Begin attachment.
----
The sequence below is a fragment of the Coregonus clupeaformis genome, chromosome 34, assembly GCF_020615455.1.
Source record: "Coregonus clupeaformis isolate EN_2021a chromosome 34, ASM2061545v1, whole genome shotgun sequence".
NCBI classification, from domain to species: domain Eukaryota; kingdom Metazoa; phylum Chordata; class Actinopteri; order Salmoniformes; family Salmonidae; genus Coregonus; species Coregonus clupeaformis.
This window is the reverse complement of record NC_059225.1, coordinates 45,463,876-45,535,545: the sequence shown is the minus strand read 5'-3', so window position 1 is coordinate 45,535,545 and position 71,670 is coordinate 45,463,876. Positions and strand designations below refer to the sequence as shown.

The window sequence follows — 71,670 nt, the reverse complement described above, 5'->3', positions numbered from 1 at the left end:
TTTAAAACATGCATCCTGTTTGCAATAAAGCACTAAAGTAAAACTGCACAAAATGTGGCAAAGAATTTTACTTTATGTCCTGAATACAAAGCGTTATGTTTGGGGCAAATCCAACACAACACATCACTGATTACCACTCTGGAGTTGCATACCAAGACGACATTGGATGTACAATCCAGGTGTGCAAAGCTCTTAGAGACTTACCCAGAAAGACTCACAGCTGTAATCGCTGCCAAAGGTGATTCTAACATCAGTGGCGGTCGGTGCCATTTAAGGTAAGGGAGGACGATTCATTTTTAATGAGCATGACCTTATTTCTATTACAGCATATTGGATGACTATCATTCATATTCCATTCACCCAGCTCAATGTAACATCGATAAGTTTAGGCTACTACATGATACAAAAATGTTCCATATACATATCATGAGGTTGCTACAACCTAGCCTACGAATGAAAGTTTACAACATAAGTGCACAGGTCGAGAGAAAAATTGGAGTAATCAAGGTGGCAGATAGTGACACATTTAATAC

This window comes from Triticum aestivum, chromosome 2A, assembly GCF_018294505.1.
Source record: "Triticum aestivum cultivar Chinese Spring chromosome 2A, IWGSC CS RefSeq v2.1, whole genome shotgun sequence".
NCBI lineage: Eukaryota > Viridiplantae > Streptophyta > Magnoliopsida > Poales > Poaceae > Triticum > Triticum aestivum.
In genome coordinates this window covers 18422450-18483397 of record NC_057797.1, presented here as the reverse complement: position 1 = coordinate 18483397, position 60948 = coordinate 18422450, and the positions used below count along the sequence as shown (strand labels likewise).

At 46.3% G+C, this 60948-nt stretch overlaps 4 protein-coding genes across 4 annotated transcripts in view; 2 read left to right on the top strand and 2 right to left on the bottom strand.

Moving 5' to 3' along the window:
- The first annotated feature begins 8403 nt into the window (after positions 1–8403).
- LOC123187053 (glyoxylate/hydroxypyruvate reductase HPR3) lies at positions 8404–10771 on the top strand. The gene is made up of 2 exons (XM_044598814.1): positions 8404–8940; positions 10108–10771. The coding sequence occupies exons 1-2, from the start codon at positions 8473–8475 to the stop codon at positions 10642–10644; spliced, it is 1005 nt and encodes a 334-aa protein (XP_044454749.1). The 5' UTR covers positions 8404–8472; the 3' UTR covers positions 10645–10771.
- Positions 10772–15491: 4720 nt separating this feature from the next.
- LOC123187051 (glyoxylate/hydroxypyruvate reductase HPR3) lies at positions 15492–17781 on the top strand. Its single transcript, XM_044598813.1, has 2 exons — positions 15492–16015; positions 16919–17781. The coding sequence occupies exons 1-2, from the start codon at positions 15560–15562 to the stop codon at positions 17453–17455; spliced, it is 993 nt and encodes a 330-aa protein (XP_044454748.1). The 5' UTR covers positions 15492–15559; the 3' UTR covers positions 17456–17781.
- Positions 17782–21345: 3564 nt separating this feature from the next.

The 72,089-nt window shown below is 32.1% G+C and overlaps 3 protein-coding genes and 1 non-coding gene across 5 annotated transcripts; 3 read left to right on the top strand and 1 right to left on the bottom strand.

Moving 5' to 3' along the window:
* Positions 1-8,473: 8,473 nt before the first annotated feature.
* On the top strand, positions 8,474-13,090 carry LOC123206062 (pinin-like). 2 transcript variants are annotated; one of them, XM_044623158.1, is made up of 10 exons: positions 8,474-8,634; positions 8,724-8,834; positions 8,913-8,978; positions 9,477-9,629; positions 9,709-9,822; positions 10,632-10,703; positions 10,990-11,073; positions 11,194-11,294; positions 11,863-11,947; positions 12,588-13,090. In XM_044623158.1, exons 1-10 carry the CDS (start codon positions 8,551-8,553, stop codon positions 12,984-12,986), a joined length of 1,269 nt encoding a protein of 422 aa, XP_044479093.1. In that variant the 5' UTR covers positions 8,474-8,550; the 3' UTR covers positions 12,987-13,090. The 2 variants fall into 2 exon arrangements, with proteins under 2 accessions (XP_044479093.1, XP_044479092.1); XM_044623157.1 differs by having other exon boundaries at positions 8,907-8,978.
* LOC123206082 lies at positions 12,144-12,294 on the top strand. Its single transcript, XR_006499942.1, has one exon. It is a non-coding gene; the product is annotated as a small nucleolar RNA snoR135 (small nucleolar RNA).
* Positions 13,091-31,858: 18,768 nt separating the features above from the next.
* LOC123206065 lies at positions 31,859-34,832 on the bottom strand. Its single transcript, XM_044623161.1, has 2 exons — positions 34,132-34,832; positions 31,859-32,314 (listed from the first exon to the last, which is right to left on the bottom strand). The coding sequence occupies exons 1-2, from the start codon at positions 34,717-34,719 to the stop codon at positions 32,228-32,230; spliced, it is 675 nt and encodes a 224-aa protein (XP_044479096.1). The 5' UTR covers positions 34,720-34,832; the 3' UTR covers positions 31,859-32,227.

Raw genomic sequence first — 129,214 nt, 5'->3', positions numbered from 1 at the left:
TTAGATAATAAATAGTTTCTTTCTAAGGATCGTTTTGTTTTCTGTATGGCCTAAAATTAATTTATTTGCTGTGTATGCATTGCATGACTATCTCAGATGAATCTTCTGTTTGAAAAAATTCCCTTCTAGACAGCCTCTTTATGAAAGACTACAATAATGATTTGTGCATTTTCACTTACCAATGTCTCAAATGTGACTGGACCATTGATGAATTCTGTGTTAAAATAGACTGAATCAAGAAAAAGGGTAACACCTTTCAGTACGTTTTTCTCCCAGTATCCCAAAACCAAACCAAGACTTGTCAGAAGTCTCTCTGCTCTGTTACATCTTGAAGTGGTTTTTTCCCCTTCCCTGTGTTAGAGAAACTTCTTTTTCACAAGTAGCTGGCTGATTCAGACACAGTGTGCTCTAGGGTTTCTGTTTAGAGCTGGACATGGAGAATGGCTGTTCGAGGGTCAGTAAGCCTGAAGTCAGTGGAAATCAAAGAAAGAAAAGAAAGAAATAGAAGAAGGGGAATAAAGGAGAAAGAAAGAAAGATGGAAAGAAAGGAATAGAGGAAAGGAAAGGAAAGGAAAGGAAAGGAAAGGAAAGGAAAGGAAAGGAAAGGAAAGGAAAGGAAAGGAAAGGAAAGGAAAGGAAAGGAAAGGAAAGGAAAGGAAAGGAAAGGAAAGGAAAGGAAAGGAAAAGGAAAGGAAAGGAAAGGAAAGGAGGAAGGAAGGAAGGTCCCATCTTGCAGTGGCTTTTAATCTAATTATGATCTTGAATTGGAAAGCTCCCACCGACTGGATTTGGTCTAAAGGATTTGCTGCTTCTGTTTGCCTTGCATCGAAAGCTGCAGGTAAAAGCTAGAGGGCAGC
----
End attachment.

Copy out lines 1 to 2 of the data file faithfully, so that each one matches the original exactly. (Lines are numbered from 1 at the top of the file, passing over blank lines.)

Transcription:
The sequence below is a fragment of the Coregonus clupeaformis genome, chromosome 34, assembly GCF_020615455.1.
Source record: "Coregonus clupeaformis isolate EN_2021a chromosome 34, ASM2061545v1, whole genome shotgun sequence".